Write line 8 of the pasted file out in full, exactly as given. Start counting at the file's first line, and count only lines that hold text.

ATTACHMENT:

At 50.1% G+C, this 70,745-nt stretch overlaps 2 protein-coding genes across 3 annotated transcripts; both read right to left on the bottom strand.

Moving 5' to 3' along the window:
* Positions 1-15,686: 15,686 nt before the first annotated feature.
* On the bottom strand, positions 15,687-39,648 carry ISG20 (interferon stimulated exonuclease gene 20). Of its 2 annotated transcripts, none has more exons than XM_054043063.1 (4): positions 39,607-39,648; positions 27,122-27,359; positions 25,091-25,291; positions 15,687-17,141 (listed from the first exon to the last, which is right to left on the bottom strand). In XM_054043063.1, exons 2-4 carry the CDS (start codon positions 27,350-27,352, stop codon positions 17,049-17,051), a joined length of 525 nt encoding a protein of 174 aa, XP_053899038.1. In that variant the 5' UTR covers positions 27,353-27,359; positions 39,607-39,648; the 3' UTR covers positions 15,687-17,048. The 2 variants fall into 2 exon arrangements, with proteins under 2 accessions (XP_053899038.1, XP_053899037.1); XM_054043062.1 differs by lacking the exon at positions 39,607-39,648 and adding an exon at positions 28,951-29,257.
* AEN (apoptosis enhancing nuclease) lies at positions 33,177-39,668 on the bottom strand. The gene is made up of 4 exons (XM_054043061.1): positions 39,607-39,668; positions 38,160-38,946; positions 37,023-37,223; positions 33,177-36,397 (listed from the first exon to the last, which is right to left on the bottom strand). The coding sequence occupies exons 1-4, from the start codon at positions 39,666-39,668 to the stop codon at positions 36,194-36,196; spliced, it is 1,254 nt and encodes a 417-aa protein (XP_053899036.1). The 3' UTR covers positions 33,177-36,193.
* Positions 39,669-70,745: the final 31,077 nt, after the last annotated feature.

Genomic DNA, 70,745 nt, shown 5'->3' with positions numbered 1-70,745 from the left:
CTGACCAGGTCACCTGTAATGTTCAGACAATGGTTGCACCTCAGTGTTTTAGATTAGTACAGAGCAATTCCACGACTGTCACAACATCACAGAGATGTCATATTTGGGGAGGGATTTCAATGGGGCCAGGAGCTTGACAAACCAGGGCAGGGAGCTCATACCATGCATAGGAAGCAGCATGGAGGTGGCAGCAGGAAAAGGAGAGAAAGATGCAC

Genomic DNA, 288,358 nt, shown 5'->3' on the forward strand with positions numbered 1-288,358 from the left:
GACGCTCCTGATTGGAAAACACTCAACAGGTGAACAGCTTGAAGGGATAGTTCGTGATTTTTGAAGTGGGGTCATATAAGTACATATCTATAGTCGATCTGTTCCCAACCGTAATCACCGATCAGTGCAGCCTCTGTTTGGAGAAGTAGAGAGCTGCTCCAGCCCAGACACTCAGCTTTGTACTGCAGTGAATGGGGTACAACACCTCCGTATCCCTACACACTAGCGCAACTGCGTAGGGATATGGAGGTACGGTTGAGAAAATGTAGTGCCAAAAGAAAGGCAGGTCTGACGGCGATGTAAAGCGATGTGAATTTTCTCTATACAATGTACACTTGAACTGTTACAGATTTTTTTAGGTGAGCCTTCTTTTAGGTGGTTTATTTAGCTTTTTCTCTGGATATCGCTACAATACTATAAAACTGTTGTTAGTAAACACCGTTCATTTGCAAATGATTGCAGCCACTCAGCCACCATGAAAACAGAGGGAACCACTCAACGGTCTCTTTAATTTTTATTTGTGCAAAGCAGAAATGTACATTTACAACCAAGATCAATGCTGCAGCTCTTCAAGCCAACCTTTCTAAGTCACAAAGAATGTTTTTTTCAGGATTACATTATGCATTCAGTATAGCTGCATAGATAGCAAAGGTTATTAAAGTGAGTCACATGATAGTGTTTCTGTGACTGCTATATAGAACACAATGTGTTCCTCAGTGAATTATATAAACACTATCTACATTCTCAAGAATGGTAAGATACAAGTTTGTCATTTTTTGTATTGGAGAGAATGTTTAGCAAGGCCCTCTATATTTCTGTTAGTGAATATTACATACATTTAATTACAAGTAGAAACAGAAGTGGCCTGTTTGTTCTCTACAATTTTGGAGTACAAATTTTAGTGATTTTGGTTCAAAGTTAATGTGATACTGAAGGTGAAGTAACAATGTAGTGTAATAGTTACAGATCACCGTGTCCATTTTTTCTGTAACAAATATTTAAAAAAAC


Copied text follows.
CTGACCAGGTCACCTGTAATGTTCAGACAATGGTTGCACCTCAGTGTTTTAGATTAGTACAGAGCAATTCCACGACTGTCACAACATCACAGAGATGTCATATTTGGGGAGGGATTTCAATGGGGCCAGGAGCTTGACAAACCAGGGCAGGGAGCTCATACCATGCATAGGAAGCAGCATGGAGGTGGCAGCAGGAAAAGGAGAGAAAGATGCAC